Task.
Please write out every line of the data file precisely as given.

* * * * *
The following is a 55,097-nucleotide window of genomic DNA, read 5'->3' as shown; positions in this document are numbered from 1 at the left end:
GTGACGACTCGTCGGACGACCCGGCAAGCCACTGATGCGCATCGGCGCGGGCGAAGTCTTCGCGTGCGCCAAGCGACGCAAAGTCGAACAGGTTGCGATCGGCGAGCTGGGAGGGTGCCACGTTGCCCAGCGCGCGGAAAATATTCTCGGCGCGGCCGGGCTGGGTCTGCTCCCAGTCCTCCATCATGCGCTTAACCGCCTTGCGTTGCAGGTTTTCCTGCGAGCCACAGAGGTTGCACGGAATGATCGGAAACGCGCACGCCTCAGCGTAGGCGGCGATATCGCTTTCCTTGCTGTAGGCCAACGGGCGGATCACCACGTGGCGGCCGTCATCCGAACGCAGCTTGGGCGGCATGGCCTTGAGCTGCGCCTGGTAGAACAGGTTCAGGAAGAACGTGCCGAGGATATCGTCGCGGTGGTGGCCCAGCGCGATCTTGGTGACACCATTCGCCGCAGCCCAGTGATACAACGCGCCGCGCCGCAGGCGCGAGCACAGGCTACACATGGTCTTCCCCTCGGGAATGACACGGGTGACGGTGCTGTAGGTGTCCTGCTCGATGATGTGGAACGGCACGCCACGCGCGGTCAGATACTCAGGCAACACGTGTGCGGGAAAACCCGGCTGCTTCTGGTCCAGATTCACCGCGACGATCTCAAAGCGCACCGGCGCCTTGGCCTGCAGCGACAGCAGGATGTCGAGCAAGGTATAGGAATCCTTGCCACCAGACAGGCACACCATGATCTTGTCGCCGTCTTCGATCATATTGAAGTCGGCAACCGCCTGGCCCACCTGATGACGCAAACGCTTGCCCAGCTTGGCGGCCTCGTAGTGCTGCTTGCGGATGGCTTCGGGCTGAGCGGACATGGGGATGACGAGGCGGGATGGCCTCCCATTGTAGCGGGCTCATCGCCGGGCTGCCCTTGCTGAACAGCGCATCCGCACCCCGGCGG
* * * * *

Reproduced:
The following is a 55,097-nucleotide window of genomic DNA, read 5'->3' as shown; positions in this document are numbered from 1 at the left end:
GTGACGACTCGTCGGACGACCCGGCAAGCCACTGATGCGCATCGGCGCGGGCGAAGTCTTCGCGTGCGCCAAGCGACGCAAAGTCGAACAGGTTGCGATCGGCGAGCTGGGAGGGTGCCACGTTGCCCAGCGCGCGGAAAATATTCTCGGCGCGGCCGGGCTGGGTCTGCTCCCAGTCCTCCATCATGCGCTTAACCGCCTTGCGTTGCAGGTTTTCCTGCGAGCCACAGAGGTTGCACGGAATGATCGGAAACGCGCACGCCTCAGCGTAGGCGGCGATATCGCTTTCCTTGCTGTAGGCCAACGGGCGGATCACCACGTGGCGGCCGTCATCCGAACGCAGCTTGGGCGGCATGGCCTTGAGCTGCGCCTGGTAGAACAGGTTCAGGAAGAACGTGCCGAGGATATCGTCGCGGTGGTGGCCCAGCGCGATCTTGGTGACACCATTCGCCGCAGCCCAGTGATACAACGCGCCGCGCCGCAGGCGCGAGCACAGGCTACACATGGTCTTCCCCTCGGGAATGACACGGGTGACGGTGCTGTAGGTGTCCTGCTCGATGATGTGGAACGGCACGCCACGCGCGGTCAGATACTCAGGCAACACGTGTGCGGGAAAACCCGGCTGCTTCTGGTCCAGATTCACCGCGACGATCTCAAAGCGCACCGGCGCCTTGGCCTGCAGCGACAGCAGGATGTCGAGCAAGGTATAGGAATCCTTGCCACCAGACAGGCACACCATGATCTTGTCGCCGTCTTCGATCATATTGAAGTCGGCAACCGCCTGGCCCACCTGATGACGCAAACGCTTGCCCAGCTTGGCGGCCTCGTAGTGCTGCTTGCGGATGGCTTCGGGCTGAGCGGACATGGGGATGACGAGGCGGGATGGCCTCCCATTGTAGCGGGCTCATCGCCGGGCTGCCCTTGCTGAACAGCGCATCCGCACCCCGGCGG